|Glass Colors & Types
|Burmese one of the most misused terms used to describe colors seen in online Fenton hen and rooster listings-especially on eBay! Often painted
Fenton hens and roosters are titled and described as Burmese, when that is not the case!
Burmese is a type of glass, with a custard base accented with varying shades of deep rose to light pink blush, which is desired in
Fenton's Burmese. This blush is brought out due to gold in the glass mix and is a not painted decoration!
The photos below depict an unpainted Burmese rooster box, and one that is painted in the Folk Art design of 1998. Studying the differences
between the two will help collectors recognize which are Burmese and which are painted, in this case on ivory glass. The first major clue in
determining which is which is the color of the inside of the rooster top and base, which are left unpainted. The real Burmese rooster is shows the
Burmese coloring of that type of glass inside and out.
|BUYERS BEWARE! Often painted hen on nest and rooster boxes are
listed as Burmese, when in fact these items are usually made of
white satin glass that's decorated with hand painted and airbrushed
designs. The interiors of the rooster top and its base are left
unpainted, showing the original color.
Since Fenton's Burmese glass contains gold in the glass mix, which
when reheated by Fenton's glass artisans is what brings the
gorgeous blush, Burmese is known for, out in contrast against the
custard base color of Burmese.
NOTE: As of January, 2010, there has never been a Burmese Hen on
Nest produced by Fenton, although there have been many colors and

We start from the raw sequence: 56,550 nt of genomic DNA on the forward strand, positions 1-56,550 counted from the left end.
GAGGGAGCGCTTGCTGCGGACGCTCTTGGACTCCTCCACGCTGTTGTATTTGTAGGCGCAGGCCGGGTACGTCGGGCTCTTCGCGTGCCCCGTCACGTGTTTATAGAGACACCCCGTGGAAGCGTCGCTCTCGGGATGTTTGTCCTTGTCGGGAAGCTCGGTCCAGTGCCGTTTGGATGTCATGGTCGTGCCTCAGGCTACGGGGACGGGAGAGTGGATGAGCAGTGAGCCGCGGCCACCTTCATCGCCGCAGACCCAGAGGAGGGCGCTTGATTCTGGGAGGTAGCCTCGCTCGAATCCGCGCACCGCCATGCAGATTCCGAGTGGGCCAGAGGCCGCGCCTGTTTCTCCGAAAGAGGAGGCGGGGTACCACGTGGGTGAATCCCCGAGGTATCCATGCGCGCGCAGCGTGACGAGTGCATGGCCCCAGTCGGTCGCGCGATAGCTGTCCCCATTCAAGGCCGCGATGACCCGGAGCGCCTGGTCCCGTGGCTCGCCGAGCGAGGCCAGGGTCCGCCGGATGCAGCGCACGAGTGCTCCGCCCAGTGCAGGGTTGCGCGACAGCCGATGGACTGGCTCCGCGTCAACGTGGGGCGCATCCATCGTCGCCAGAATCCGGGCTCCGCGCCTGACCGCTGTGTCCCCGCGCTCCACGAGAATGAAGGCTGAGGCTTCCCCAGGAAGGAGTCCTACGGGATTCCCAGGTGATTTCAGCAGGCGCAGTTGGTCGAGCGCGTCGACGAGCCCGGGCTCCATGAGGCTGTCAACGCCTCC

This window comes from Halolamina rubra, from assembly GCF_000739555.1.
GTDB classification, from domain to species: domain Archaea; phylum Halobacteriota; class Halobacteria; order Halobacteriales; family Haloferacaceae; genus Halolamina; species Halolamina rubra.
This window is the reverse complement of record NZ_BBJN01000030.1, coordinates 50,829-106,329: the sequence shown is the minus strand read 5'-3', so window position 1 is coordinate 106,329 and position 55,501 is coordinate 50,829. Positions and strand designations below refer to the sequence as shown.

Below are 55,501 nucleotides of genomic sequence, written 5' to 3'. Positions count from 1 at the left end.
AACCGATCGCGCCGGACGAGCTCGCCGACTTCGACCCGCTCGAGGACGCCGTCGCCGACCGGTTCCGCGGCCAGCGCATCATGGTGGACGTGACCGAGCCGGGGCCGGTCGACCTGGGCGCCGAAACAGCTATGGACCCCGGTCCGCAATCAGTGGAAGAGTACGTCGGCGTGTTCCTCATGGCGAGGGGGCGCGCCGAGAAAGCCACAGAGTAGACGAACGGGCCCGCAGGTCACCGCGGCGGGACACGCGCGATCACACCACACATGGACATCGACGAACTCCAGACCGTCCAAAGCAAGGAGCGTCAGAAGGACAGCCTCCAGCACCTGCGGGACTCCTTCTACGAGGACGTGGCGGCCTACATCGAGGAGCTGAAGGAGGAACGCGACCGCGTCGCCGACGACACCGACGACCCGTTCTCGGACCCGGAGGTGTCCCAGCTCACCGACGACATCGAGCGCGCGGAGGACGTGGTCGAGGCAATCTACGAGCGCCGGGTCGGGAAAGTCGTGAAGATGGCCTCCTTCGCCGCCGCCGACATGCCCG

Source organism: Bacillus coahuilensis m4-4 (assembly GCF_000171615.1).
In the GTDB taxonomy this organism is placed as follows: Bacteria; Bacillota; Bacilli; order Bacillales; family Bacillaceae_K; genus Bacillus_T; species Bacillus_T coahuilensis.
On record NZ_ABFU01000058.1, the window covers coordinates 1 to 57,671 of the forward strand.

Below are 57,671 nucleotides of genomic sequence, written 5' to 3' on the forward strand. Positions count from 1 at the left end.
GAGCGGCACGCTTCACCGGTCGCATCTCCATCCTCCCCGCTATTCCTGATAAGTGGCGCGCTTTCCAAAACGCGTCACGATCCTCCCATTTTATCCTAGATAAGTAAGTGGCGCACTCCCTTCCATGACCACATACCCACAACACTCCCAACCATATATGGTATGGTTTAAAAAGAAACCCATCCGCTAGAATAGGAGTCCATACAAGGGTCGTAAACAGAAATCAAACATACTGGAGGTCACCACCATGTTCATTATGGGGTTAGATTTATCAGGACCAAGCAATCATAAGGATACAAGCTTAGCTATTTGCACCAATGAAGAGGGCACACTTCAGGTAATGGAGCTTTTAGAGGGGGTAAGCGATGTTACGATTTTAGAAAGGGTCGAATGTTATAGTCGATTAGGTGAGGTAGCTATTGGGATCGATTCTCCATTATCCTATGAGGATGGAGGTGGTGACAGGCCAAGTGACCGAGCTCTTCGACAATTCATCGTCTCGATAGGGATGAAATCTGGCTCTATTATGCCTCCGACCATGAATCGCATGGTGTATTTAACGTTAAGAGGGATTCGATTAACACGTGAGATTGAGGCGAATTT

painted designs used to decorate Fenton's hen on nest dishes.
To date, Fenton's only inline Burmese Rooster Boxes and 8.5"
standing Roosters made by Fenton are decorated with the Coral Bells
design and are marked with a logo indicating that Rooster Box was
made after 1999. A 5" standing rooster in Burmese was made for
QVC by Fenton, decorated with a painted floral design.
|Fenton's glass colors, and the painted designs used to enhance their art
glass poultry, are beautiful, to say the least.
Although some Fenton enthusiasts notice the slight differences of
Fenton's various colors feature, other collectors, who may be new to
Fenton collecting, may not see these differences and frequently rely
solely on the Seller's description of the item and its color. Some Fenton
"colors" and/or glass types and treatments cost more to produce, such
as Burmese, which is made with gold in the mix. Burmese Glass is often
used to describe the "color" of Fenton's painted hen on nest and
Rooster boxes when they are actually painted over a type of glass that
is not as expensive as Burmese to produce. This page is designed to
help collectors determine which color is which.
Without a ware number and a color code included in an online listing,
some Fenton colors can be difficult to determine from eBay and other
Internet photos and descriptions. Some sellers who aren't familiar with
Fenton, and their variety of glass treatments and types may mistakenly
neglect to mention a Fenton glass color characteristic that may be key
to avoiding a duplicate purchase.
|The photos to the left provide an excellent example of the visible differences between the painted rooster box
on the right, and the unpainted Burmese Rooster Box on the left. Study the interiors of the bases of these two
rooster boxes. The marbled pink and custard Rooster Box top and base shown on the left are clearly different
from the interiors of the painted rooster box, shown to the right in the photo, and its interior which shows its
original white color, prior to its paint job being applied.
|The #4680 Rooster Boxes shown in the photo below, depict an unpainted Burmese Rooster Box on the left,
with a painted #4680 Rooster Box on the right. Although at first glance these Rooster Boxes appear similar, the
Fenton Rooster Box shown on the right, ware # 4680 FK, is made of ivory glass that's been painted in the Brown
and Rose hues of the natural look used for the 1998 Fenton Folk Art Animals. A quick study of the interior of the
rooster top and his base reveal they have been left unpainted, showing the original color of the rooster top and
base, in this case ivory. The Burmese rooster top and base are the same inside and out.
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For Collectors, by Collectors.